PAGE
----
Luxembourg added to list of countries requiring 14-day quarantine

By Simon Murphy and Peter Walker

Downing Street has restored Luxembourg to the list of countries requiring travellers to quarantine for 14 days when they arrive in the UK because of a surge in coronavirus cases in the country, six days after the same demand was re-imposed on arrivals from Spain.

Amid expectations that other countries will be added to the list, Downing Street confirmed on Thursday evening that people returning to England from Luxembourg would be required to quarantine from Friday 31 July.

It comes three weeks after self-isolation restrictions were removed from Spain, Luxembourg and several other destinations.

The Department for Transport said: “There has been a consistent increase in Covid-19 cases per 100,000 of the population in Luxembourg since the end of June, with over a tenfold increase in total cases over this time period.

“As a result, ministers took the decision to remove Luxembourg from the travel corridor list of countries from which people arriving in the UK do not have to self-isolate.”

The Scottish government, which has devolved powers on the issue, announced on Thursday that passengers to Scotland from Luxembourg would have to quarantine for 14 days. The decision was made after an “increase in coronavirus cases” in the country. The measure will come into force at midnight.

The uncertainty is causing renewed chaos to the aviation and overseas tourism industries, which have called for restrictions to be regional – for example, to allow quarantine-free travel to Spain’s Balearic and Canary islands, which have notably lower coronavirus rates than parts of the mainland.

Earlier on Thursday, Labour’s shadow tourism minister said Downing Street should consider implementing regional travel corridors to avoid more blanket Covid-19 quarantine restrictions. Alex Sobel told the Guardian that he was sympathetic to the idea, which would mean that passengers arriving home from areas of at-risk countries with lower rates of infection would avoid having to isolate for 14 days.

The shadow minister also said the government should look at proposals to introduce testing at airports to cut down quarantine times, but stressed that any moves must be underpinned by an effective track-and-trace system.

It comes after a coalition of 47 airlines, airports and tourism leaders wrote to Boris Johnson on Wednesday calling for a “more nuanced approach” to quarantine measures. They urged him to introduce regional travel corridors, as well as improve testing.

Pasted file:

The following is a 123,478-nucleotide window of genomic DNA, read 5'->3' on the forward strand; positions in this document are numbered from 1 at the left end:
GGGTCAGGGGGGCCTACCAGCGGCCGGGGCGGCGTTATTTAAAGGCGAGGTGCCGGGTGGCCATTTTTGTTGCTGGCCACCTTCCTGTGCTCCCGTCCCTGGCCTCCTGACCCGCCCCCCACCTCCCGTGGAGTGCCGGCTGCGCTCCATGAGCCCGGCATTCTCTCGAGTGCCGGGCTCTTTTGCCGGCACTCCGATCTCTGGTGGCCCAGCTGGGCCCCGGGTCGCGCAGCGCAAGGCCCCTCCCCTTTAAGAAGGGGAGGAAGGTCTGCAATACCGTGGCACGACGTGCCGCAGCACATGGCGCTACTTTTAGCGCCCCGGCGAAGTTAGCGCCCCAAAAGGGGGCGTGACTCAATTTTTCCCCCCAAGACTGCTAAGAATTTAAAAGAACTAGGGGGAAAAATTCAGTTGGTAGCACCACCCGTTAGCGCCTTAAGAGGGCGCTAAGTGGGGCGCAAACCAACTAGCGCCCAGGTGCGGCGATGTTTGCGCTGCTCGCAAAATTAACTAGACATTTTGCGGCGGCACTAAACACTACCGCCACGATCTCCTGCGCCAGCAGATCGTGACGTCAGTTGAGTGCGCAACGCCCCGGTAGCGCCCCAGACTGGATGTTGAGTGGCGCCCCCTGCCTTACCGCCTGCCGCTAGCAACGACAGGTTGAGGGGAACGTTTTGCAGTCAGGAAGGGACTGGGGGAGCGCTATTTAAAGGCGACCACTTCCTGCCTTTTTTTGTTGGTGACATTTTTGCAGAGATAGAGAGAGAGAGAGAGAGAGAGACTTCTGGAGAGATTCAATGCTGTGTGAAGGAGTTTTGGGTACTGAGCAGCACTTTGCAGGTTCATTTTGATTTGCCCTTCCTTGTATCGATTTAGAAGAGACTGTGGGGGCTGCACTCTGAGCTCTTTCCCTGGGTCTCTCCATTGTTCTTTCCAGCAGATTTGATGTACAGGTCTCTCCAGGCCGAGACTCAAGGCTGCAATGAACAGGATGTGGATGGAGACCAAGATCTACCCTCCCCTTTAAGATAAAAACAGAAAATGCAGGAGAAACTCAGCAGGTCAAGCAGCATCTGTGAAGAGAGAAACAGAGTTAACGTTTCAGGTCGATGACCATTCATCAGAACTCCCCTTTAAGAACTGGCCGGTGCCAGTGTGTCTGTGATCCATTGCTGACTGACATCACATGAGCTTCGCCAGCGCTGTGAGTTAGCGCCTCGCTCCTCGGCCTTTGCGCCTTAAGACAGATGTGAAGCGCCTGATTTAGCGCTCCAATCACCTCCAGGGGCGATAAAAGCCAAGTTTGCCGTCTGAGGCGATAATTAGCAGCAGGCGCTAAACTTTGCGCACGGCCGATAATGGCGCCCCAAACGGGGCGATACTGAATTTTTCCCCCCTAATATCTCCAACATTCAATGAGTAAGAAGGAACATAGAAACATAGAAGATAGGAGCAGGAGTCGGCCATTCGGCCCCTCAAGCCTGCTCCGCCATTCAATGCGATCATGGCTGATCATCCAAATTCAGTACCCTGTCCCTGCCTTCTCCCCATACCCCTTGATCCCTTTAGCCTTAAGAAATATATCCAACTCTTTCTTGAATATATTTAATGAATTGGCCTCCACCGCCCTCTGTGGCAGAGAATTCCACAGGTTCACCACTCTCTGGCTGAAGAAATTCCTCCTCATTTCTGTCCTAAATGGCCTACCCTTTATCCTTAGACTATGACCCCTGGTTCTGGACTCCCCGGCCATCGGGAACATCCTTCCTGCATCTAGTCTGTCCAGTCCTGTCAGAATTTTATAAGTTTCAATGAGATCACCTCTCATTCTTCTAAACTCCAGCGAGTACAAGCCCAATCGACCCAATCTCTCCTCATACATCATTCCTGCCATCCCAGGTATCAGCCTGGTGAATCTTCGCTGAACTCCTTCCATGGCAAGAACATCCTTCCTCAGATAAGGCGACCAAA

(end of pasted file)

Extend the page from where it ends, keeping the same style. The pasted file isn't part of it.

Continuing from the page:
The health secretary, Matt Hancock, warned on Thursday that new countries may be added to the quarantine list for returning holidaymakers within days, insisting that there were no regrets about the snap decision on Spain. Downing Street implemented quarantine measures on holidaymakers returning from Spain last weekend with just a few hours’ warning.

Belgium and Croatia are expected to be next in line for restrictions imposed in England.

Sobel accused the government of taking a “blunt” approach, urging it to explore the idea of regional travel corridors. He explained: “The outbreak in Leicester didn’t mean we locked down the whole country – we just locked down Leicester. And we’re treating other countries differently to how we’re treating our own country.”

The culture secretary, Oliver Dowden, said on Wednesday that testing passengers for Covid-19 on arrival in the UK was “not a silver bullet”. It came after the boss of Heathrow airport called on the government to allow a trial in which passengers would be tested on arrival and then again several days later, allowing a significantly shorter quarantine period, in an attempt to save the summer season.

Sobel said the government should look at the plan: “The other suggestion that the government have ruled out, but should consider, is the idea of testing on return at airports, because people are effectively isolated in a place. You come through, you come off the plane, you go and collect your bags, you go through passport control; it’s a very controlled environment.

“Really, it’s an environment that could be used to test people. The government has said: ‘Oh well, one test can come out as a negative,’ but you can have, not in the airport, but you could have double testing. So, test in the airport straight away, [then test] after 48 hours at home. If it’s a double negative, then they’re probably negative.”